Sykes is certainly not alone in her experience and she finds no solace in knowing that collectively hundreds of thousands of U.S. citizens are under guardianship in most every state of the union. Sykes, a 39- year veteran news magazine and documentary producer, reporter, and writer – mostly for NBC, and published author and national investigative reporter, she and her Indiana colleague and disability rights advocate, Tim Lahrman, are currently in production of a 60-minute film documentary on the subject of adult guardianship: the two attended the 43rd World Congress on Adult Guardianship held in Arlington VA this past May where the pair interviewed several law professors, former judges, professional guardians and international advocates from various foreign counties in attendance at the three day Congress. Sykes also attemded and videotaped John Marshall Law School’s Conference on Rights of Older Persons where she interviewed many international scholars and advocates. Currently slated for release in the spring of 2015 Sykes says, “the documentary film is intended to be both educational, inspirational and likewise serve as the catalyst for a much needed public discussion about how and when a guardianship may well impact each and every one of us because, after all, it is simply inescapable that each and every one of us will grow old and perhaps be disabled someday.”
Illinois Attorney General Lisa Madigan maintains a public website dedicated to her concerns for and responsibilities to Illinois’ elder population. Found online at http://www.illinoisattorneygeneral.gov/seniors/ AG Madigan readily recognizes that “… protecting older citizens continues to be one of the most important responsibilities of the Attorney General’s office”. Sykes says, “there is little doubt that AG Madigan is well aware of my mother’s case, I have called the hotline countless times, I have written numerous letters, sent hundreds and hundreds of emails, spent hours upon hours on the telephone, the court files are voluminous, two Chicago attorneys who have spoken out on behalf of my mother have been publically disciplined and professionally humiliated over my mother’s case, one probate judge recently, suddenly and quietly retired without notice, another judge is now facing judicial discipline proceedings, one of the appointed guardian ad litems has closed their office and cannot be located, and yet with all the hue and cry, not a word from Lisa Madigan, not a single effort to investigate and protect my mother – and now, in the face of a federal disability discrimination lawsuit, the AG and other Illinois public entities do not appear and respond to even defend themselves.”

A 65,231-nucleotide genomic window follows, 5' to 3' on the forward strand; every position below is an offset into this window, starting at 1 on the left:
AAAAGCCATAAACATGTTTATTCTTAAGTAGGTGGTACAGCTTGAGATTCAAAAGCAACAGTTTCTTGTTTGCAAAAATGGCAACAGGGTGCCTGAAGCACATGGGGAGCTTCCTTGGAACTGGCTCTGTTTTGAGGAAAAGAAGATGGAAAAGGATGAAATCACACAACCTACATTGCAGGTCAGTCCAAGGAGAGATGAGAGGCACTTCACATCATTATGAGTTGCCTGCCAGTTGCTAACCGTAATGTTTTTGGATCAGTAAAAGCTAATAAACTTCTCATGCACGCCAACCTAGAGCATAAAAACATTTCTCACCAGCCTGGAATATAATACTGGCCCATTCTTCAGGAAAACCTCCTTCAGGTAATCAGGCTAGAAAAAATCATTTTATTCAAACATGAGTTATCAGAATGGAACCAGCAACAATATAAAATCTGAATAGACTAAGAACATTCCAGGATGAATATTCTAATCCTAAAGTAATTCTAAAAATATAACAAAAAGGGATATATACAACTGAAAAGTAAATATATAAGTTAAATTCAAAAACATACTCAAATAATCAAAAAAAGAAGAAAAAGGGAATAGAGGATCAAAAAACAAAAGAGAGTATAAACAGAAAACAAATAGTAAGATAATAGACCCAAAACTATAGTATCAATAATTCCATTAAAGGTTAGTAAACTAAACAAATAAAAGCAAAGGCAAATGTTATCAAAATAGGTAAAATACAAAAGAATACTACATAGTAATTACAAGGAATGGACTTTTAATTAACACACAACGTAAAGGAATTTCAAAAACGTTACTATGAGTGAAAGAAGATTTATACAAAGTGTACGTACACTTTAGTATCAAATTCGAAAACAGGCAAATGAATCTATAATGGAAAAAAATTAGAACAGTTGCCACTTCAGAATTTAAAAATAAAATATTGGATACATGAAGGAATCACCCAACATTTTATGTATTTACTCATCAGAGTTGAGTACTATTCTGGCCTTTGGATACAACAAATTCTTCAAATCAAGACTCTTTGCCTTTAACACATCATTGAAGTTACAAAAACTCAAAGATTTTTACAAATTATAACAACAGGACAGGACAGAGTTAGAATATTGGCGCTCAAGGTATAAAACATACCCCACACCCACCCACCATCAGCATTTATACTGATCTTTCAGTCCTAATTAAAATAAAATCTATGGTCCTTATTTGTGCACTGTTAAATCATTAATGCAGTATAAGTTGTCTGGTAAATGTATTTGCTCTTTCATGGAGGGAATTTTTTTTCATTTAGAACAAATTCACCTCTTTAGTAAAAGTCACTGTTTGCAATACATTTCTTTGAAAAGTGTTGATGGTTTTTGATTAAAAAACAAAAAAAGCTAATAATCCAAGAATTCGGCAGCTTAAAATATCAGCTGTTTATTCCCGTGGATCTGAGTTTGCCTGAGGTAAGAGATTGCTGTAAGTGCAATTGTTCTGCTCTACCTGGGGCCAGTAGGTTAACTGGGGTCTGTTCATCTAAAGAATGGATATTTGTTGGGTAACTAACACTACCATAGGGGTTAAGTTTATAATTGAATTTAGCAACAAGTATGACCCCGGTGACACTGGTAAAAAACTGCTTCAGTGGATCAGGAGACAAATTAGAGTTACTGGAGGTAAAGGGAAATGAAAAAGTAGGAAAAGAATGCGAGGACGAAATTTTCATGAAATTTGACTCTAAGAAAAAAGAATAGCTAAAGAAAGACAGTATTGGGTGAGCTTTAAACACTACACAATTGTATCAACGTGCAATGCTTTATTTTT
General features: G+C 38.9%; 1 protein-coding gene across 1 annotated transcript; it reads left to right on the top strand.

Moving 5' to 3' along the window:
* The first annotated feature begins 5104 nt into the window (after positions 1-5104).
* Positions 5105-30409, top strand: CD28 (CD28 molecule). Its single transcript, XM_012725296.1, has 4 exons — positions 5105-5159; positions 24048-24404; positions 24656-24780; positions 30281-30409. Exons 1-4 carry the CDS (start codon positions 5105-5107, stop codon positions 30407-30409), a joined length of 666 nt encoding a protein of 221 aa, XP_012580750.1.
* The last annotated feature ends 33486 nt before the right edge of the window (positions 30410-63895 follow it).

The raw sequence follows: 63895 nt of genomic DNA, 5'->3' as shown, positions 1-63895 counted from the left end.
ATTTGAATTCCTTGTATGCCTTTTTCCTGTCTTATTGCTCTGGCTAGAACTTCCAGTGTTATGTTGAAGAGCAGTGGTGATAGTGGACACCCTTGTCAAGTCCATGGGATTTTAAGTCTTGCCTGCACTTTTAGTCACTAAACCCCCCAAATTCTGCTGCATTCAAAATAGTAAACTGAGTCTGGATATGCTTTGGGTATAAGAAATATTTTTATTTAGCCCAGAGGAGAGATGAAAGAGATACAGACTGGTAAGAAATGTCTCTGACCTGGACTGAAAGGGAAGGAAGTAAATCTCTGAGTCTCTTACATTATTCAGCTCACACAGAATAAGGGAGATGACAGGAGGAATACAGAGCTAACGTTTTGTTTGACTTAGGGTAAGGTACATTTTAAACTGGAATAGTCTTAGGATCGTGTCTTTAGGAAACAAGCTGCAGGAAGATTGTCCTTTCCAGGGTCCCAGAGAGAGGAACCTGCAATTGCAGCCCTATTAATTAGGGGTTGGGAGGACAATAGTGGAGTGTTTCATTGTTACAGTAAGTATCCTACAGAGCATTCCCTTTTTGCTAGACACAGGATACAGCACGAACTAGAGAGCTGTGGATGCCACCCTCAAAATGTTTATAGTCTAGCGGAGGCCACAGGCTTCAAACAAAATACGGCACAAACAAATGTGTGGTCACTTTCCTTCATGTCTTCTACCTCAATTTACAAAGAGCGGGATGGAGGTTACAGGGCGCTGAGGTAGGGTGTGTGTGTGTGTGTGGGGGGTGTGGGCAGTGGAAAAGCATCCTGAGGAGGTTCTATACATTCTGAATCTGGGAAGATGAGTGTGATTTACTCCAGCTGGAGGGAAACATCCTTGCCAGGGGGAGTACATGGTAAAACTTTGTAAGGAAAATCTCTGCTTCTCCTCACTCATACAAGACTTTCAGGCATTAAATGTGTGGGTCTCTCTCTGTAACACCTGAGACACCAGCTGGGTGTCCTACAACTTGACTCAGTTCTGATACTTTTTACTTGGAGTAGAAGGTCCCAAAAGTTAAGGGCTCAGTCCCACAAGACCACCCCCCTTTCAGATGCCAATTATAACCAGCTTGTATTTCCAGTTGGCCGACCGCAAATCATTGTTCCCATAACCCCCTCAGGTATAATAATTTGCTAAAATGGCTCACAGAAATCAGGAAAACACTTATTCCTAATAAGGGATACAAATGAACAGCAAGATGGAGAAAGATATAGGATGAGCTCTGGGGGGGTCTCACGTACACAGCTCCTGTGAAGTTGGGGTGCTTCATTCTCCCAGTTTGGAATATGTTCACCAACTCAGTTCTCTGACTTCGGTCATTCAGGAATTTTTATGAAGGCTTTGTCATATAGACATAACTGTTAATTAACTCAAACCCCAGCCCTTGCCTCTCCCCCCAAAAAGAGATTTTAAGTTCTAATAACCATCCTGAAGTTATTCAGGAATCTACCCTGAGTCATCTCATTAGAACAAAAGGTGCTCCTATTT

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1. U. S. Congress Select Committee on Aging – Subcommittee on Health and Long-Term Care (Comm. Pub. No. 100-639) entitled “Abuses In Guardianship Of The Elderly And Infirm: A National Disgrace” (found online at: http://files.eric.ed.gov/fulltext/ED297241.pdf – last visited
2. GAO publication #(s): 04-655; 06-1086t; 10-241; 10-1046; 11-678
3. Henry’s Indiana Probate Law & Practice (Rel. 1 – 12/04 Pub. 62794) Chapter 37 Guardianship § 37.01 “Theory of Guardianship”, p. 37-3 ¶ 2
4. Memorandum Opinion and Order, dated August 6, 2012, (ND Ill) Case No.: 1:11-cv-07934 – M.G.S. v. Toerpe, et al.
Other references and relevant recent media:
A: Columbus Dispatch expose’
B: The Tennessean expose’ by Walter Roche
C: Rethinking Guardians (Again): Substituted Decision Making as of a Violation of the Integration Mandate of Title II of the Americans with Disabilities Act, http://papers.ssrn.com/sol3/papers.cfm?abstract_id=1567132
D. Supportive Decision Making In Practice, http://povertylaw.org/communication/webinars/guardianship-alternatives
Other references and relevant recent media:
A: Columbus Dispatch expose’,
B: The Tennessean expose’ by Walter Roche,
C: The National Association To Stop Guardianship Abuse chronicles articles
Regarding ADA discrimination violations and other abuses against the elderly and disabled. http://nasga-stopguardianabuse.blogspot.com/
D. Who’s Overseeing The Overseers? Indiana Report on Adult Guardianship